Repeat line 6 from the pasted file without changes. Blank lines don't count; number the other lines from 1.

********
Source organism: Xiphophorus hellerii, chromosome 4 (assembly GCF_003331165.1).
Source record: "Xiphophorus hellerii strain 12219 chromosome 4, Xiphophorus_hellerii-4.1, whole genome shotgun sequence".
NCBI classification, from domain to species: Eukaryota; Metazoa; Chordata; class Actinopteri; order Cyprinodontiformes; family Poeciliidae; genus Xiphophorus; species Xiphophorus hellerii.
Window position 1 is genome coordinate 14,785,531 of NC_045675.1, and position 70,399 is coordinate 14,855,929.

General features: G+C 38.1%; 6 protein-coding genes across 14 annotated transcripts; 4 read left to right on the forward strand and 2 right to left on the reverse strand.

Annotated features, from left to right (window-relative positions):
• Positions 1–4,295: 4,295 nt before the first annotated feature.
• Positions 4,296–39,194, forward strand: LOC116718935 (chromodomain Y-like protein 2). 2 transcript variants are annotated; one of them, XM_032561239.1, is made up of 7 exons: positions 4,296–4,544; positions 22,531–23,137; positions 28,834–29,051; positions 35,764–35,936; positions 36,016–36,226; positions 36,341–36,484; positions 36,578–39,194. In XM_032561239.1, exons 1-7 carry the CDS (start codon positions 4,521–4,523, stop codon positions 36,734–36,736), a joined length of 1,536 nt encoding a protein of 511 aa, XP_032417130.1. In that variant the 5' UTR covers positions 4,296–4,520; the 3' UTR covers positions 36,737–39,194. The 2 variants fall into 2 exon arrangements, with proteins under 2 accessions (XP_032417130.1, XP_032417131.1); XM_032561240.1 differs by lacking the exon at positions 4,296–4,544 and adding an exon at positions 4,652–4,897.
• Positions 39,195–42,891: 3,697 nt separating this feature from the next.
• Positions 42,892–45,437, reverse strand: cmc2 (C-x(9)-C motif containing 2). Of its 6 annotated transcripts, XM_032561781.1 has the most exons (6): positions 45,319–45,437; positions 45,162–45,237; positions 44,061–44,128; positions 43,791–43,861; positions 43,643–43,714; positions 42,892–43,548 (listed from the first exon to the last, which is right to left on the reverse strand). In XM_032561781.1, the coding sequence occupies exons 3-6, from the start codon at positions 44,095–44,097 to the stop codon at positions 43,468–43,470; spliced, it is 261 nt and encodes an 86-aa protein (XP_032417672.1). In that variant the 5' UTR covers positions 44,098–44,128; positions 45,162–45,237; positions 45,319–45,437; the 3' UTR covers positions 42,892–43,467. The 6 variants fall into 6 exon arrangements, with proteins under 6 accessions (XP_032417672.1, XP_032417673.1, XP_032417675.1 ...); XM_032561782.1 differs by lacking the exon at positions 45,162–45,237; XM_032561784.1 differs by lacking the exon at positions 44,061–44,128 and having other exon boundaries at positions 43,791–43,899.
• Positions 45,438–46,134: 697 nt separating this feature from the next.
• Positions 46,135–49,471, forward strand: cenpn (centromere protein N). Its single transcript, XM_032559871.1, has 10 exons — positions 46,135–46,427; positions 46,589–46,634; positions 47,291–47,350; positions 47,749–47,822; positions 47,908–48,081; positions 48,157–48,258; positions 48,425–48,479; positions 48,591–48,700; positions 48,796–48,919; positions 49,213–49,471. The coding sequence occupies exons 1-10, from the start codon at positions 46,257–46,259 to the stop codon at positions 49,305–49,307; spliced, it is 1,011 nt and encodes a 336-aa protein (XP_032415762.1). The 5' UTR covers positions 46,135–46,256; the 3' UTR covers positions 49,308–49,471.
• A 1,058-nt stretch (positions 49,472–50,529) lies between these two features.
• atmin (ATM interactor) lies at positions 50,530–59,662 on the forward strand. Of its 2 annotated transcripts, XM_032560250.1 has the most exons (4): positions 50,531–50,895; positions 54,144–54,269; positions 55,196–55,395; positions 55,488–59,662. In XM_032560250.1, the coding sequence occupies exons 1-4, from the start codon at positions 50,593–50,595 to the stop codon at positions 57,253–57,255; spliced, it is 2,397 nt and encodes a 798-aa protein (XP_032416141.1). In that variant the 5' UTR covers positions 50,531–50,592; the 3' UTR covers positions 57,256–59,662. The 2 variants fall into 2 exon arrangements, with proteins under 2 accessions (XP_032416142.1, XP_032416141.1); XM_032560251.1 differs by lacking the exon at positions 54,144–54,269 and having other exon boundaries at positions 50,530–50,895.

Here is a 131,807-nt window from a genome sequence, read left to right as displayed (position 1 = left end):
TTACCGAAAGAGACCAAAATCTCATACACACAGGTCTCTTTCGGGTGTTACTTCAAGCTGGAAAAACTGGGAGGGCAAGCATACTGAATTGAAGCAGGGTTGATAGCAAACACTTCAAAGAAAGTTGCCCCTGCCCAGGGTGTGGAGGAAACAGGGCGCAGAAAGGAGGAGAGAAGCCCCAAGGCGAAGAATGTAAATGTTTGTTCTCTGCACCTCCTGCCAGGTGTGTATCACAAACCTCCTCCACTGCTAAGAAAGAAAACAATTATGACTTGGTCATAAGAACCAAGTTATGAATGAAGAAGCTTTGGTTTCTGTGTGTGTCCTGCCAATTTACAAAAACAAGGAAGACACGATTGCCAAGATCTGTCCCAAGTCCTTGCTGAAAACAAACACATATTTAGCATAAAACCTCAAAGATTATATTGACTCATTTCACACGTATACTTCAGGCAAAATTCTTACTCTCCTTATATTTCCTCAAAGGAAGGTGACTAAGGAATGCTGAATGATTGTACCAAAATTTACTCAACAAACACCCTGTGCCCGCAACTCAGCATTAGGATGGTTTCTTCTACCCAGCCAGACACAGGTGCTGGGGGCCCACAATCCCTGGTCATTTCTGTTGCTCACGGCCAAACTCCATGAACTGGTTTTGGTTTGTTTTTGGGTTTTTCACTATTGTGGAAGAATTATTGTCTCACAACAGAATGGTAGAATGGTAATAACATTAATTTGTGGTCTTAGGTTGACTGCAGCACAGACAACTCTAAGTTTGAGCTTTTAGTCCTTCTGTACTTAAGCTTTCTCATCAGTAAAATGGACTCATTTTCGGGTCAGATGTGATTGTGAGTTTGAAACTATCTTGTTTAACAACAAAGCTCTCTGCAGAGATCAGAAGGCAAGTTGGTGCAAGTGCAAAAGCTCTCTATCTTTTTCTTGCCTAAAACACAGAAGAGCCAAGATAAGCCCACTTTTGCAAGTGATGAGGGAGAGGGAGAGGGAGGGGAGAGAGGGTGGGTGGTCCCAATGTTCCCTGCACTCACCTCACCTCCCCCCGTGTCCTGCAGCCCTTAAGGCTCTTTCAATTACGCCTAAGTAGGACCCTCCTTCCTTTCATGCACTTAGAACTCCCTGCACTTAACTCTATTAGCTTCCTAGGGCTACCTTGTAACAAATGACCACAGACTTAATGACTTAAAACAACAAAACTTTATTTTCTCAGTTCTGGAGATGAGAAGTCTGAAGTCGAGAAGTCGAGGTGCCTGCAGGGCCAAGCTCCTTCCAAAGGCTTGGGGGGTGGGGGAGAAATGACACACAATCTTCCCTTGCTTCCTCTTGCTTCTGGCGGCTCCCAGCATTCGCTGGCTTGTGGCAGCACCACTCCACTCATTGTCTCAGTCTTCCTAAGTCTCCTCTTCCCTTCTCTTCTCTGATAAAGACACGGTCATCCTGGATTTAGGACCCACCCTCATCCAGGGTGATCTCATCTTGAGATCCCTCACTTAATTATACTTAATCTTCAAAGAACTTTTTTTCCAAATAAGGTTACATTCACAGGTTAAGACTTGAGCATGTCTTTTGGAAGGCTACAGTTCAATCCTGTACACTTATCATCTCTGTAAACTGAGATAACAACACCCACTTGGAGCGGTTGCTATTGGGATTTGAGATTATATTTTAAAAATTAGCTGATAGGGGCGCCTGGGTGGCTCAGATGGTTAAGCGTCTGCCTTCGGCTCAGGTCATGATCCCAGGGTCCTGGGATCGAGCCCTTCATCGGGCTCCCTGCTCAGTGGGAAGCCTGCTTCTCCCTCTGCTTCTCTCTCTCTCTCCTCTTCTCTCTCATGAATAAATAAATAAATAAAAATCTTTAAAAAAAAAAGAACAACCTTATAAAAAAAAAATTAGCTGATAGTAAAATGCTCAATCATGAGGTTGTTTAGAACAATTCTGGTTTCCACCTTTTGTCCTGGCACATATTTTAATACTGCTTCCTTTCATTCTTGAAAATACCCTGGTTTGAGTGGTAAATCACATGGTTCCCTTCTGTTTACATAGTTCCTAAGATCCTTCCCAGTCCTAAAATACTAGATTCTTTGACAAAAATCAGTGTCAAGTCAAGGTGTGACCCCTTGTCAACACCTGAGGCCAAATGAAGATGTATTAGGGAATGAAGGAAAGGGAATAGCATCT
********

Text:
Annotated features, from left to right (window-relative positions):